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Markets flinch after 'nothing new' in Bush biofuels plan

Agriculture.com Staff 01/24/2007 @ 10:21am

With an already bullish undertone in corn and soybean futures, last night's State of the Union address needed to provide a shot of new information regarding the government's biofuels plan in order to create more than a stir in the marketplace.

"We had a market with a lot of bull information going in [to Tuesday's State of the Union address]," says Don Roose of U.S. Commodities. "We needed something new for the market to go up. This was nothing new: More of the same, only the focus was less on ethanol and biodiesel as the new kid on the block than in the last couple of years."

In overnight trading on the e-CBOT, March corn ended up 6 1/4 cents lower at $4.02 3/4, while May corn ended the overnight session 6 3/4 cents lower at $4.13 1/2 and March soybeans ended up 8 cents lower at $7.19 1/4, according to the Dow Jones Newswires.

The main message from Bush's Tuesday evening speech is one of even tighter pressure on corn and soybean futures for the coming years, Roose says, though not all of this pressure will come from an uptick in ethanol and biodiesel production. Current old crop corn stocks are tight, and Roose adds efforts to curb demand are tightening margins.

Meanwhile, the pressure of potential weather-related crop stresses will be magnified in the coming year, with more acres going into corn production. All of these factors will weigh more heavily on the markets than Bush's new biofuels goal outlined Tuesday.

"We're going to watch the weather closer than speeches, because we do have a lot of corn acres this next year. The acres are going to be watched closely," Roose says. "There are only so many productive acres in the U.S. Weather's going to be too big an issue. You're only going to be working with a certain size of a crop."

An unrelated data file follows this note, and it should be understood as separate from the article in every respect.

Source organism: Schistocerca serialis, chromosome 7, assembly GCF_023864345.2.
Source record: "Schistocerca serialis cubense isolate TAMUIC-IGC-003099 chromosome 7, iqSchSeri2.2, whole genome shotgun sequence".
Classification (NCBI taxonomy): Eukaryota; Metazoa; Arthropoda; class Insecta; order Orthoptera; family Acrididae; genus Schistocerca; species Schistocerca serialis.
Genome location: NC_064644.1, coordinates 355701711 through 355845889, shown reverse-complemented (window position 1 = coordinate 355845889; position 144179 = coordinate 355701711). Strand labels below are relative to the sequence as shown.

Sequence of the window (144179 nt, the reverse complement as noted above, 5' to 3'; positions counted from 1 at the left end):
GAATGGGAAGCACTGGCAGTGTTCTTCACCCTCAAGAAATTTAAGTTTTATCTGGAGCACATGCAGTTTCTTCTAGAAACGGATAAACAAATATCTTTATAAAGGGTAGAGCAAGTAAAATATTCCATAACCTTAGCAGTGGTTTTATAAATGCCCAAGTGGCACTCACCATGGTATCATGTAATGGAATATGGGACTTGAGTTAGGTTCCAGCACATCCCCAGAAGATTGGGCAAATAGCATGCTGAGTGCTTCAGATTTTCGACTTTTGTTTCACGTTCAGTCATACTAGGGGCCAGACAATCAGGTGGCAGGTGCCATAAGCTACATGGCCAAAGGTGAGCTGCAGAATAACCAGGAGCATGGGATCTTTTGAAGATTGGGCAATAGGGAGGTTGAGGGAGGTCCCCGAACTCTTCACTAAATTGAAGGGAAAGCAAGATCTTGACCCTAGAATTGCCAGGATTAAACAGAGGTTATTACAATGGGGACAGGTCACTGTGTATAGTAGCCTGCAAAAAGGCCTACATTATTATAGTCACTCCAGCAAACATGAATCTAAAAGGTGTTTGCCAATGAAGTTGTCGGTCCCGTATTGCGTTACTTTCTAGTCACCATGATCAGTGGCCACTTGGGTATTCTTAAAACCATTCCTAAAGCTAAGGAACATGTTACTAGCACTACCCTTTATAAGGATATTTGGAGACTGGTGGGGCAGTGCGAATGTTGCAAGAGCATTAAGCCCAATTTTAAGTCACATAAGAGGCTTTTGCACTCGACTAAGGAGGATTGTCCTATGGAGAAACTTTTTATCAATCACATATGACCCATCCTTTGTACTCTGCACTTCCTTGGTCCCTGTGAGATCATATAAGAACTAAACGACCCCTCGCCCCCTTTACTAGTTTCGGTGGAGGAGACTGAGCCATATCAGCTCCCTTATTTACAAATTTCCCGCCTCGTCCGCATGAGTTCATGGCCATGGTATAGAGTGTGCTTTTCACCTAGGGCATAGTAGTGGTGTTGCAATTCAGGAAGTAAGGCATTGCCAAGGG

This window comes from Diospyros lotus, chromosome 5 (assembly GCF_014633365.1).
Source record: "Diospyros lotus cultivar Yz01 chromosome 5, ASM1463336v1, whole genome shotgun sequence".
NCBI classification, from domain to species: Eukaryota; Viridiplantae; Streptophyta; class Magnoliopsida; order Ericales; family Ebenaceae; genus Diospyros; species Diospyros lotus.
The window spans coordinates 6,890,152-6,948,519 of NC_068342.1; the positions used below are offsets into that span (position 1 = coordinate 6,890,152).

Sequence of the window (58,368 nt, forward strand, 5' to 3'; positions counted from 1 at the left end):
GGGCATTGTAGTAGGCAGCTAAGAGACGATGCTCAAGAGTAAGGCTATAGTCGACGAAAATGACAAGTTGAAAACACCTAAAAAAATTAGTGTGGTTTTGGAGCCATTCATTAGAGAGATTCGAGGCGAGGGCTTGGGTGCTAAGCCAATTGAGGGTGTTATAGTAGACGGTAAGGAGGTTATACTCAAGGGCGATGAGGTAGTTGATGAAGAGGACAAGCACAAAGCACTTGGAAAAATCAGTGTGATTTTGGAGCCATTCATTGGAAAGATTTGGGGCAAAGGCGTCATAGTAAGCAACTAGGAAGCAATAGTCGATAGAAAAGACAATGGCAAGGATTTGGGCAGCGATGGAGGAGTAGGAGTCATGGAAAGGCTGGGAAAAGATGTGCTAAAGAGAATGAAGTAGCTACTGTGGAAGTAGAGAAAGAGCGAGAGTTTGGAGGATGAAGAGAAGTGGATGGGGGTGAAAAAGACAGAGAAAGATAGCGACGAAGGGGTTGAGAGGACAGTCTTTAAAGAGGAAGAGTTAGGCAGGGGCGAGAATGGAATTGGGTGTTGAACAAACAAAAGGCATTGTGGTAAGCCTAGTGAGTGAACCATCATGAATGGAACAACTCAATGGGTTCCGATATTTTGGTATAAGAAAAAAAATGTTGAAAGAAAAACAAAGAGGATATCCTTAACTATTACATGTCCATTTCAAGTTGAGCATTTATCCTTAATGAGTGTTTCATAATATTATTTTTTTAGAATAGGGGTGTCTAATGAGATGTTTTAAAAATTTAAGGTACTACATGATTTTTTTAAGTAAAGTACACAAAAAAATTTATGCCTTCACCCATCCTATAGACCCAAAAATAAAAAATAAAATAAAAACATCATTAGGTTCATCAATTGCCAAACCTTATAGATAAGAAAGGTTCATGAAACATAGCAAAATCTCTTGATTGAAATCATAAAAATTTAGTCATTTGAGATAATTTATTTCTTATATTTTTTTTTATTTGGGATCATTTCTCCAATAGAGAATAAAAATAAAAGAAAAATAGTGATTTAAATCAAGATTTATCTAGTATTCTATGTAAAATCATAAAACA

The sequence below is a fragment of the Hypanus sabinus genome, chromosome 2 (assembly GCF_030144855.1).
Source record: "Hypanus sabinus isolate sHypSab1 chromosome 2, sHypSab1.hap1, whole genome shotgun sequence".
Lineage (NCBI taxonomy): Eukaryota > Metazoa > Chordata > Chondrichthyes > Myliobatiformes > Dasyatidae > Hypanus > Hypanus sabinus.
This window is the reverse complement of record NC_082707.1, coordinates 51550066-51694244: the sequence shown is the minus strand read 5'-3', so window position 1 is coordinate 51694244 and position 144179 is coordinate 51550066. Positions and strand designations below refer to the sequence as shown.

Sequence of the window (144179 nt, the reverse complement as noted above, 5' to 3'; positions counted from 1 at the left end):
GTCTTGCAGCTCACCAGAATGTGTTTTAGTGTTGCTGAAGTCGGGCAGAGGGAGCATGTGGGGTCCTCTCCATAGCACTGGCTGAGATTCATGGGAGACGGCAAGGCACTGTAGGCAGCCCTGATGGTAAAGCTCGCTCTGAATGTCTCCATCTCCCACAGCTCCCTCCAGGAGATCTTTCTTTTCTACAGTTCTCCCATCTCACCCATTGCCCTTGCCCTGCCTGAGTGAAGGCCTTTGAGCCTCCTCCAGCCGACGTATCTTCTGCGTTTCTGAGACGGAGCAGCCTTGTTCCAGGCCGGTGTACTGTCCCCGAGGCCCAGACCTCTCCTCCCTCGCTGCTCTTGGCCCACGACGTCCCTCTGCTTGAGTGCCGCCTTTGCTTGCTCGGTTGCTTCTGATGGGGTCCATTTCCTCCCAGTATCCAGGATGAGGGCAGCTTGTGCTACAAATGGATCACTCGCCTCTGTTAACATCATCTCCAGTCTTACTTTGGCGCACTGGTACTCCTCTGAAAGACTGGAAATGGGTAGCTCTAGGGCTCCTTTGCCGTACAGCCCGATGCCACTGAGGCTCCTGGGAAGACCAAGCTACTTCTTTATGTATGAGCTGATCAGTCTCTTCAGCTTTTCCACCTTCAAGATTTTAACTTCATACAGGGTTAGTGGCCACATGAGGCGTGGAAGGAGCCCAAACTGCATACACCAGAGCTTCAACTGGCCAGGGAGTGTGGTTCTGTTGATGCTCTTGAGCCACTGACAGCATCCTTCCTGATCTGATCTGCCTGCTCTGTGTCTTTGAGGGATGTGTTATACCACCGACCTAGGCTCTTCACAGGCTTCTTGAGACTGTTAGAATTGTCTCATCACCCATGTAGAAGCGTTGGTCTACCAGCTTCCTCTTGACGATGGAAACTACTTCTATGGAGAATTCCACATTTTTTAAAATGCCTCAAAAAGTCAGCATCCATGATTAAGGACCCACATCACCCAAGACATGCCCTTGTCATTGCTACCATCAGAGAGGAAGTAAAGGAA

Will the Bush administration's "Twenty in Ten" plan -- in which a new production goal of 35 billion gallons per year will be mandated by 2017 -- be attainable? Roose says with current and projected crop output levels, market conditions and biofuels production capabilities, he's got his doubts.

"It's unattainable in today's standards if we're going to use yields at today's levels. We will have to have substantially higher yields. The way we're increasing yields in today's fashion, 15 billion bushels is probably the high end we're looking at," he says. "Plus, you're going to have to distribute that to exports, biofuels and livestock."

Roose added, of Bush's mention of oft-discussed cellulosic ethanol production, there's a great deal of advancement that will have to take place in order to make it a legitimate sector of the fuel complex.

"It's a huge mass to handle. It's very futuristic -- things will have to change a lot there for some real viability," he says. "The future here really boils down to less usage and more efficiency."

With an already bullish undertone in corn and soybean futures, last night's State of the Union address needed to provide a shot of new information regarding the government's biofuels plan in order to create more than a stir in the marketplace.

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